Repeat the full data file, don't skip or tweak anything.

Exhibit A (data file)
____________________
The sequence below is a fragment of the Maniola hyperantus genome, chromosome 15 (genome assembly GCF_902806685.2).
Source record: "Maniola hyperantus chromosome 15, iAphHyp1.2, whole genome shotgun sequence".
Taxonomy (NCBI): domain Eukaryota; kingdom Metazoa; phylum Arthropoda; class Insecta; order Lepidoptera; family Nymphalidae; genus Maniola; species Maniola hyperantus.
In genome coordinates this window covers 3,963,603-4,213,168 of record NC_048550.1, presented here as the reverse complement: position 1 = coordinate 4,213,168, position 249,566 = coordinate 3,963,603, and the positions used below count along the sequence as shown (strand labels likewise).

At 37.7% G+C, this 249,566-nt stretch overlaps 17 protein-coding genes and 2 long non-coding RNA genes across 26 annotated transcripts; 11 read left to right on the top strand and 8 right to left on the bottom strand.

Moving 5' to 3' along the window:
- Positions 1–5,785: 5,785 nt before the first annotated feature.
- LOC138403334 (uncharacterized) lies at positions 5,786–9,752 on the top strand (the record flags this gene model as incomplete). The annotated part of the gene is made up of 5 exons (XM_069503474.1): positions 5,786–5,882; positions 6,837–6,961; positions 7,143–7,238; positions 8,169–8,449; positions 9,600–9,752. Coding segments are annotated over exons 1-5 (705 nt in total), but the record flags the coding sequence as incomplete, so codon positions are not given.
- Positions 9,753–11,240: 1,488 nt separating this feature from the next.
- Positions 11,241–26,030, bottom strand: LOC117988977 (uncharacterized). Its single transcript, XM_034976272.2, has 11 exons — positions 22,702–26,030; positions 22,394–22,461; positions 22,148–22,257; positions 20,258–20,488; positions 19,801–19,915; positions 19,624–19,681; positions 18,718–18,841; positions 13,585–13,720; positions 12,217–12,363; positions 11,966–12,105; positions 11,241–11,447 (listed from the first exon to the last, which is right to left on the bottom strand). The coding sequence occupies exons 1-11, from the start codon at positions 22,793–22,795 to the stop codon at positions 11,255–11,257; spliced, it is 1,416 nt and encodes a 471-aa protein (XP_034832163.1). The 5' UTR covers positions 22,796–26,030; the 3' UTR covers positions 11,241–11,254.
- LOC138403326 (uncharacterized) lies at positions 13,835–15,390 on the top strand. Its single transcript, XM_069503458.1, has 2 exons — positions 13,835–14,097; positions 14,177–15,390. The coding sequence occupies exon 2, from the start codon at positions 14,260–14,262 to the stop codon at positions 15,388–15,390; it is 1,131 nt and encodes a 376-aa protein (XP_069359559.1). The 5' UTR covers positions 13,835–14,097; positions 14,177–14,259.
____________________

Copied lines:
The sequence below is a fragment of the Maniola hyperantus genome, chromosome 15 (genome assembly GCF_902806685.2).
Source record: "Maniola hyperantus chromosome 15, iAphHyp1.2, whole genome shotgun sequence".
Taxonomy (NCBI): domain Eukaryota; kingdom Metazoa; phylum Arthropoda; class Insecta; order Lepidoptera; family Nymphalidae; genus Maniola; species Maniola hyperantus.
In genome coordinates this window covers 3,963,603-4,213,168 of record NC_048550.1, presented here as the reverse complement: position 1 = coordinate 4,213,168, position 249,566 = coordinate 3,963,603, and the positions used below count along the sequence as shown (strand labels likewise).

At 37.7% G+C, this 249,566-nt stretch overlaps 17 protein-coding genes and 2 long non-coding RNA genes across 26 annotated transcripts; 11 read left to right on the top strand and 8 right to left on the bottom strand.

Moving 5' to 3' along the window:
- Positions 1–5,785: 5,785 nt before the first annotated feature.
- LOC138403334 (uncharacterized) lies at positions 5,786–9,752 on the top strand (the record flags this gene model as incomplete). The annotated part of the gene is made up of 5 exons (XM_069503474.1): positions 5,786–5,882; positions 6,837–6,961; positions 7,143–7,238; positions 8,169–8,449; positions 9,600–9,752. Coding segments are annotated over exons 1-5 (705 nt in total), but the record flags the coding sequence as incomplete, so codon positions are not given.
- Positions 9,753–11,240: 1,488 nt separating this feature from the next.
- Positions 11,241–26,030, bottom strand: LOC117988977 (uncharacterized). Its single transcript, XM_034976272.2, has 11 exons — positions 22,702–26,030; positions 22,394–22,461; positions 22,148–22,257; positions 20,258–20,488; positions 19,801–19,915; positions 19,624–19,681; positions 18,718–18,841; positions 13,585–13,720; positions 12,217–12,363; positions 11,966–12,105; positions 11,241–11,447 (listed from the first exon to the last, which is right to left on the bottom strand). The coding sequence occupies exons 1-11, from the start codon at positions 22,793–22,795 to the stop codon at positions 11,255–11,257; spliced, it is 1,416 nt and encodes a 471-aa protein (XP_034832163.1). The 5' UTR covers positions 22,796–26,030; the 3' UTR covers positions 11,241–11,254.
- LOC138403326 (uncharacterized) lies at positions 13,835–15,390 on the top strand. Its single transcript, XM_069503458.1, has 2 exons — positions 13,835–14,097; positions 14,177–15,390. The coding sequence occupies exon 2, from the start codon at positions 14,260–14,262 to the stop codon at positions 15,388–15,390; it is 1,131 nt and encodes a 376-aa protein (XP_069359559.1). The 5' UTR covers positions 13,835–14,097; positions 14,177–14,259.